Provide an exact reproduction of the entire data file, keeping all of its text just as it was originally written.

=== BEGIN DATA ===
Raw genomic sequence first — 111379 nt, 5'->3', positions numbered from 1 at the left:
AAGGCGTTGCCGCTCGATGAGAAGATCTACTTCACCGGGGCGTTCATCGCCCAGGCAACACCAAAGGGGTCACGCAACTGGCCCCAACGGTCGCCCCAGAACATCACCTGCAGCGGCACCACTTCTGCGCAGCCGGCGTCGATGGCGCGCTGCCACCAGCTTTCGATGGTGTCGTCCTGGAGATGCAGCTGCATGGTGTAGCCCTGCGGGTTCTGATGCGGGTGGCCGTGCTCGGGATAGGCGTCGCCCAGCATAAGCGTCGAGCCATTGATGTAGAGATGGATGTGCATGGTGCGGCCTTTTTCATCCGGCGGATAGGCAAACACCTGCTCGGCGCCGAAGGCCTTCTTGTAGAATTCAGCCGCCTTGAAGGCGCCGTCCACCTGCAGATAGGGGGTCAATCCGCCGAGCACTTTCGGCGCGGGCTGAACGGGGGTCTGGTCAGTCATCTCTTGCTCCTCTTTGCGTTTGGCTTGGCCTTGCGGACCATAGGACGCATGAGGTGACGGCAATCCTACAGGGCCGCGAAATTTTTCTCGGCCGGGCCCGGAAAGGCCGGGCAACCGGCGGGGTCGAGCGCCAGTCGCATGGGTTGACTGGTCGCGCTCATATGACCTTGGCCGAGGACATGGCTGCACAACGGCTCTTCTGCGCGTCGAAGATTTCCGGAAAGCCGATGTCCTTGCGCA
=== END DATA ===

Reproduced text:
Raw genomic sequence first — 111379 nt, 5'->3', positions numbered from 1 at the left:
AAGGCGTTGCCGCTCGATGAGAAGATCTACTTCACCGGGGCGTTCATCGCCCAGGCAACACCAAAGGGGTCACGCAACTGGCCCCAACGGTCGCCCCAGAACATCACCTGCAGCGGCACCACTTCTGCGCAGCCGGCGTCGATGGCGCGCTGCCACCAGCTTTCGATGGTGTCGTCCTGGAGATGCAGCTGCATGGTGTAGCCCTGCGGGTTCTGATGCGGGTGGCCGTGCTCGGGATAGGCGTCGCCCAGCATAAGCGTCGAGCCATTGATGTAGAGATGGATGTGCATGGTGCGGCCTTTTTCATCCGGCGGATAGGCAAACACCTGCTCGGCGCCGAAGGCCTTCTTGTAGAATTCAGCCGCCTTGAAGGCGCCGTCCACCTGCAGATAGGGGGTCAATCCGCCGAGCACTTTCGGCGCGGGCTGAACGGGGGTCTGGTCAGTCATCTCTTGCTCCTCTTTGCGTTTGGCTTGGCCTTGCGGACCATAGGACGCATGAGGTGACGGCAATCCTACAGGGCCGCGAAATTTTTCTCGGCCGGGCCCGGAAAGGCCGGGCAACCGGCGGGGTCGAGCGCCAGTCGCATGGGTTGACTGGTCGCGCTCATATGACCTTGGCCGAGGACATGGCTGCACAACGGCTCTTCTGCGCGTCGAAGATTTCCGGAAAGCCGATGTCCTTGCGCA